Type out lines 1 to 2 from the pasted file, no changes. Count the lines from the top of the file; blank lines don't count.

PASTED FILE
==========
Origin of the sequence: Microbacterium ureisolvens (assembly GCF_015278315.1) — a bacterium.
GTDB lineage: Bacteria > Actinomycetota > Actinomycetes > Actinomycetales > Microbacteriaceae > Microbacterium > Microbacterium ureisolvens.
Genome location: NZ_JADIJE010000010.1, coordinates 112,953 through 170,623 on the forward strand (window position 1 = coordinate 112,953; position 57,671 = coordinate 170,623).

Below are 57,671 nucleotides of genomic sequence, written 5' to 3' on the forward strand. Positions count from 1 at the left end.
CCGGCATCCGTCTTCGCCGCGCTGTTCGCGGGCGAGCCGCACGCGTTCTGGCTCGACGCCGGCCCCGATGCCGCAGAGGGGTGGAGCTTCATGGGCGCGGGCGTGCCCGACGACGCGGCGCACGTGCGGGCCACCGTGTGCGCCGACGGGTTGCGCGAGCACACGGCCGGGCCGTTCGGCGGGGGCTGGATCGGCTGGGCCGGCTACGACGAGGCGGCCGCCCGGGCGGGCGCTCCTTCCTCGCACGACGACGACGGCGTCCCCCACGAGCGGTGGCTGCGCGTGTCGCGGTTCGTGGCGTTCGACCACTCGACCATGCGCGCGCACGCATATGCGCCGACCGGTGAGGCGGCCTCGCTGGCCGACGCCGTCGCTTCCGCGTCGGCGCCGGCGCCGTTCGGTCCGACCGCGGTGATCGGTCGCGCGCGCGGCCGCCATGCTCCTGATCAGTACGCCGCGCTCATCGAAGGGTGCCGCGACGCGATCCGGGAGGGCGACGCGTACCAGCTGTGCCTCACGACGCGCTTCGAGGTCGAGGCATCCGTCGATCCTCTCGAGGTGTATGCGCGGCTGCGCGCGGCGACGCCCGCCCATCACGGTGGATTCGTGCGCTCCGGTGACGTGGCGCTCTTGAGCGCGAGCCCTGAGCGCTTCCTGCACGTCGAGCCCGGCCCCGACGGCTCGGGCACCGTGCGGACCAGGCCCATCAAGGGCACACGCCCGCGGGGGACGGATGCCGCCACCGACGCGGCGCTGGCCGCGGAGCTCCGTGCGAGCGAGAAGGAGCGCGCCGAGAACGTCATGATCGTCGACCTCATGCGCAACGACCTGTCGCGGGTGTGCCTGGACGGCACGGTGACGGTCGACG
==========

Origin of the sequence: Microbacterium ureisolvens (assembly GCF_015278315.1) — a bacterium.
GTDB lineage: Bacteria > Actinomycetota > Actinomycetes > Actinomycetales > Microbacteriaceae > Microbacterium > Microbacterium ureisolvens.